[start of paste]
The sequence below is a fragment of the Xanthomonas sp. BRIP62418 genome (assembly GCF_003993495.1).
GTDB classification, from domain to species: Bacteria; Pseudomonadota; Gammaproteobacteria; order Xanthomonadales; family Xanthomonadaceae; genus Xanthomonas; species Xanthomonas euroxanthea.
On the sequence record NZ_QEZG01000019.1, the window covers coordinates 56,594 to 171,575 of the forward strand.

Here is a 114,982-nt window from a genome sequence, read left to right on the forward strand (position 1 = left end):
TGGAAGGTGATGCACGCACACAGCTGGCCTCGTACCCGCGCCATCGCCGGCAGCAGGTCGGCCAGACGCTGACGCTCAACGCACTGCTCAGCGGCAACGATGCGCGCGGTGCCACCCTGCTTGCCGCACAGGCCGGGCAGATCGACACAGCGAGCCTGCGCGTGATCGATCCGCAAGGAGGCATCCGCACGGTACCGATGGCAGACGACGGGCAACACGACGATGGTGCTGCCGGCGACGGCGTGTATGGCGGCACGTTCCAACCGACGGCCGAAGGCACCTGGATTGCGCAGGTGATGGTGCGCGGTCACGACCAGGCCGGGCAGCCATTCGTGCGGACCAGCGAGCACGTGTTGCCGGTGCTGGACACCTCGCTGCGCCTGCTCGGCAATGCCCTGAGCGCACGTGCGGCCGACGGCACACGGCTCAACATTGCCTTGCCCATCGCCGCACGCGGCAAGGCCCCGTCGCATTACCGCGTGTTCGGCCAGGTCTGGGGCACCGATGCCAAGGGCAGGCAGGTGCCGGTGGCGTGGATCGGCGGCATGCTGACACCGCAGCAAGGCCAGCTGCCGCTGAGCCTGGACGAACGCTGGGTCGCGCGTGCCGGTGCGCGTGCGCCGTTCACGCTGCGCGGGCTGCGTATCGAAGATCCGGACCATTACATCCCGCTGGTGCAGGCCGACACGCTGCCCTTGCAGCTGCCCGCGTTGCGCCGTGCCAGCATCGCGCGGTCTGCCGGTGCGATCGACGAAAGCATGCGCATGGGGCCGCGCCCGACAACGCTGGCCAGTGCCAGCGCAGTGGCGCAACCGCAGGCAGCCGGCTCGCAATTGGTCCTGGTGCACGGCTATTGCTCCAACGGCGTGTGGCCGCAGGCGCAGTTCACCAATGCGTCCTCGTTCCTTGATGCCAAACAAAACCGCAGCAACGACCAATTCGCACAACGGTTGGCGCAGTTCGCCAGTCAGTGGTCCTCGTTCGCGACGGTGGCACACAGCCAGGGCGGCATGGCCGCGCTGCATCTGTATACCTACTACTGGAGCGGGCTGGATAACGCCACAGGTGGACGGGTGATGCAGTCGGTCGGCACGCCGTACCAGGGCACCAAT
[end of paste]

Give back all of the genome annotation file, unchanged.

The sequence below is a fragment of the Xanthomonas sp. BRIP62418 genome (assembly GCF_003993495.1).
GTDB classification, from domain to species: Bacteria; Pseudomonadota; Gammaproteobacteria; order Xanthomonadales; family Xanthomonadaceae; genus Xanthomonas; species Xanthomonas euroxanthea.
On the sequence record NZ_QEZG01000019.1, the window covers coordinates 56,594 to 171,575 of the forward strand.

Here is a 114,982-nt window from a genome sequence, read left to right on the forward strand (position 1 = left end):
TGGAAGGTGATGCACGCACACAGCTGGCCTCGTACCCGCGCCATCGCCGGCAGCAGGTCGGCCAGACGCTGACGCTCAACGCACTGCTCAGCGGCAACGATGCGCGCGGTGCCACCCTGCTTGCCGCACAGGCCGGGCAGATCGACACAGCGAGCCTGCGCGTGATCGATCCGCAAGGAGGCATCCGCACGGTACCGATGGCAGACGACGGGCAACACGACGATGGTGCTGCCGGCGACGGCGTGTATGGCGGCACGTTCCAACCGACGGCCGAAGGCACCTGGATTGCGCAGGTGATGGTGCGCGGTCACGACCAGGCCGGGCAGCCATTCGTGCGGACCAGCGAGCACGTGTTGCCGGTGCTGGACACCTCGCTGCGCCTGCTCGGCAATGCCCTGAGCGCACGTGCGGCCGACGGCACACGGCTCAACATTGCCTTGCCCATCGCCGCACGCGGCAAGGCCCCGTCGCATTACCGCGTGTTCGGCCAGGTCTGGGGCACCGATGCCAAGGGCAGGCAGGTGCCGGTGGCGTGGATCGGCGGCATGCTGACACCGCAGCAAGGCCAGCTGCCGCTGAGCCTGGACGAACGCTGGGTCGCGCGTGCCGGTGCGCGTGCGCCGTTCACGCTGCGCGGGCTGCGTATCGAAGATCCGGACCATTACATCCCGCTGGTGCAGGCCGACACGCTGCCCTTGCAGCTGCCCGCGTTGCGCCGTGCCAGCATCGCGCGGTCTGCCGGTGCGATCGACGAAAGCATGCGCATGGGGCCGCGCCCGACAACGCTGGCCAGTGCCAGCGCAGTGGCGCAACCGCAGGCAGCCGGCTCGCAATTGGTCCTGGTGCACGGCTATTGCTCCAACGGCGTGTGGCCGCAGGCGCAGTTCACCAATGCGTCCTCGTTCCTTGATGCCAAACAAAACCGCAGCAACGACCAATTCGCACAACGGTTGGCGCAGTTCGCCAGTCAGTGGTCCTCGTTCGCGACGGTGGCACACAGCCAGGGCGGCATGGCCGCGCTGCATCTGTATACCTACTACTGGAGCGGGCTGGATAACGCCACAGGTGGACGGGTGATGCAGTCGGTCGGCACGCCGTACCAGGGCACCAAT